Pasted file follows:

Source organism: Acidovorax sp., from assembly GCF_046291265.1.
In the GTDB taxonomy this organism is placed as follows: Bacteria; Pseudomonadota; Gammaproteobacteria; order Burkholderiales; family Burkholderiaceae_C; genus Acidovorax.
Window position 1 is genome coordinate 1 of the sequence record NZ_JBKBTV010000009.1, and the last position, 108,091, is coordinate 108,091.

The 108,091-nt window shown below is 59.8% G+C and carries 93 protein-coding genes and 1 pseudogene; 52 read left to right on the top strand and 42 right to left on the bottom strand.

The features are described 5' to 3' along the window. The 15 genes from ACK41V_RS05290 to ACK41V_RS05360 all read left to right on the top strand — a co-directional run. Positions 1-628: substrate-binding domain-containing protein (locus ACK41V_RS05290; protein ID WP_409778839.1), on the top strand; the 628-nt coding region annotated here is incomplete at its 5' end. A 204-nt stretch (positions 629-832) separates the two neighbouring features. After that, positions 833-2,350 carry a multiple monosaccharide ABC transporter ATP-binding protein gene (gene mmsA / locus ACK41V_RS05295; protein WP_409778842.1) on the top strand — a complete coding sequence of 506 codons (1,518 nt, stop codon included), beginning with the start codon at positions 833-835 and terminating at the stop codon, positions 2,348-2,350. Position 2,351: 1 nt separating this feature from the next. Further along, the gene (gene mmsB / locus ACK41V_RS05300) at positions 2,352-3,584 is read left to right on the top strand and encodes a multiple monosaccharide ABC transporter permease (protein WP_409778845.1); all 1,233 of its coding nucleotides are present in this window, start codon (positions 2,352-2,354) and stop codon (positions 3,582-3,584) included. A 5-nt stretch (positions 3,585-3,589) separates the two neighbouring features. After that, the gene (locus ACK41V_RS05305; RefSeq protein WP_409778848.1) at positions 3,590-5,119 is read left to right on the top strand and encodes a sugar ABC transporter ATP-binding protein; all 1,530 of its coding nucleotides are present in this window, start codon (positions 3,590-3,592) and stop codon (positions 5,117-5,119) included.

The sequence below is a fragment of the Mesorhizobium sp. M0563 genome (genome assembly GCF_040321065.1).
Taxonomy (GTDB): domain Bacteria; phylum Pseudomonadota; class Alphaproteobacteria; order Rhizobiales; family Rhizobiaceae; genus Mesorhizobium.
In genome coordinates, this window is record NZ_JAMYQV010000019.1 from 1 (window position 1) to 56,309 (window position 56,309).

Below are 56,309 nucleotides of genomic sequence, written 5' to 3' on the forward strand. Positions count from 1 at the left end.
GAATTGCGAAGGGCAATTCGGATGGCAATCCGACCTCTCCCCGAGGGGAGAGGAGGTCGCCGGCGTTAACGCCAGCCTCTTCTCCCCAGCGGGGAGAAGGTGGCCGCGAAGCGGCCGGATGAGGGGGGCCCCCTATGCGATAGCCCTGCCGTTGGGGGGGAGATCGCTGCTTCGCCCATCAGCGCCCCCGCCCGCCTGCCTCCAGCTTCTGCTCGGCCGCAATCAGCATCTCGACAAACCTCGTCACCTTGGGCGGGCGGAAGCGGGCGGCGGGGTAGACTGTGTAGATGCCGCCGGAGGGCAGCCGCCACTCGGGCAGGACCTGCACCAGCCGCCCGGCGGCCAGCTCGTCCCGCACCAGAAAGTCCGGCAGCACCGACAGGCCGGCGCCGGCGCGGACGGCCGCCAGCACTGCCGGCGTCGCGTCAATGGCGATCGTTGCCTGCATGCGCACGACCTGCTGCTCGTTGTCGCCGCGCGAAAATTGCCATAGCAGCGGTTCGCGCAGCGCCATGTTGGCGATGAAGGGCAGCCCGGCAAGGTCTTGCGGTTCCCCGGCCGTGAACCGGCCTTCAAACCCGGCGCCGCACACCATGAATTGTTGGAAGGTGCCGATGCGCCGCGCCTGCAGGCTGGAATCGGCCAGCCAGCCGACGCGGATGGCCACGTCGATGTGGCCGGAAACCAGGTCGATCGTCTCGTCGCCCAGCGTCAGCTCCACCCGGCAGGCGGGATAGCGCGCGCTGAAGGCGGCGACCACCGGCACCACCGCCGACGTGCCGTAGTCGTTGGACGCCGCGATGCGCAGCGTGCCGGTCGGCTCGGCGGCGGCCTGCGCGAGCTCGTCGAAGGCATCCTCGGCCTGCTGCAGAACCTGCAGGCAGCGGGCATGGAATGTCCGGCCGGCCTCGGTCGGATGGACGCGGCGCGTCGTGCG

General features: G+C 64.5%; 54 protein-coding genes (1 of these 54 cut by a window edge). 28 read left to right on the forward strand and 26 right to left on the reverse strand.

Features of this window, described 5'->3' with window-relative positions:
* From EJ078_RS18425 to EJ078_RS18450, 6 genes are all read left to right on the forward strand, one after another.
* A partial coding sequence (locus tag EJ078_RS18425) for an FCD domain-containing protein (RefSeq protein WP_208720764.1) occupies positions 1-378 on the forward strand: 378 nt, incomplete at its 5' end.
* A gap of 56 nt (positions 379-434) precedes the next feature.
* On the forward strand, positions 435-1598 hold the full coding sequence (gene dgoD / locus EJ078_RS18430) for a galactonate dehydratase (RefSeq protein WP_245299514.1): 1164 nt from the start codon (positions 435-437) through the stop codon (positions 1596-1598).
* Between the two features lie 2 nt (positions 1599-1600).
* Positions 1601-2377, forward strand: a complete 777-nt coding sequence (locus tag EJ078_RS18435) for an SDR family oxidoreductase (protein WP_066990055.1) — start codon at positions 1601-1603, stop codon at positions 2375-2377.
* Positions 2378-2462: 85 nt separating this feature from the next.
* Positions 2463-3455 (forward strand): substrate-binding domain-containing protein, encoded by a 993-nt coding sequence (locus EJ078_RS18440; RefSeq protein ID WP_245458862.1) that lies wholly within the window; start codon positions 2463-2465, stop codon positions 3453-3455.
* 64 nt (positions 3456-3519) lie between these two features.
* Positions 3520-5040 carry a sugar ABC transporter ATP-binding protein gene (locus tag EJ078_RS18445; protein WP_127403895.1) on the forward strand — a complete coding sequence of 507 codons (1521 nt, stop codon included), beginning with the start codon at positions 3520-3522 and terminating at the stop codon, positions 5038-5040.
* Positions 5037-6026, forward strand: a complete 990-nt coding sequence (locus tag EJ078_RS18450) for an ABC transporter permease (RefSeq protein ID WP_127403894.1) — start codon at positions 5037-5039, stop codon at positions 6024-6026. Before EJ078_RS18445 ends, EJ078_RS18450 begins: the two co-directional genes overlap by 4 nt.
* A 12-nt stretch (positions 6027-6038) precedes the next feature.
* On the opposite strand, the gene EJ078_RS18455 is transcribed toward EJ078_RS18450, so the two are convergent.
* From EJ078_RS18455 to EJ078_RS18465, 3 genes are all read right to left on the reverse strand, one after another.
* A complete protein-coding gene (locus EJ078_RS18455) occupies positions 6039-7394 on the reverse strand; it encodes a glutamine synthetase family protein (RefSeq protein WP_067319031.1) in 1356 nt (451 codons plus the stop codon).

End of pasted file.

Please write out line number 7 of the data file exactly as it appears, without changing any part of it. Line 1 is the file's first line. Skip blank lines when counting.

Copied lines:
Taxonomy (GTDB): domain Bacteria; phylum Pseudomonadota; class Alphaproteobacteria; order Rhizobiales; family Rhizobiaceae; genus Mesorhizobium.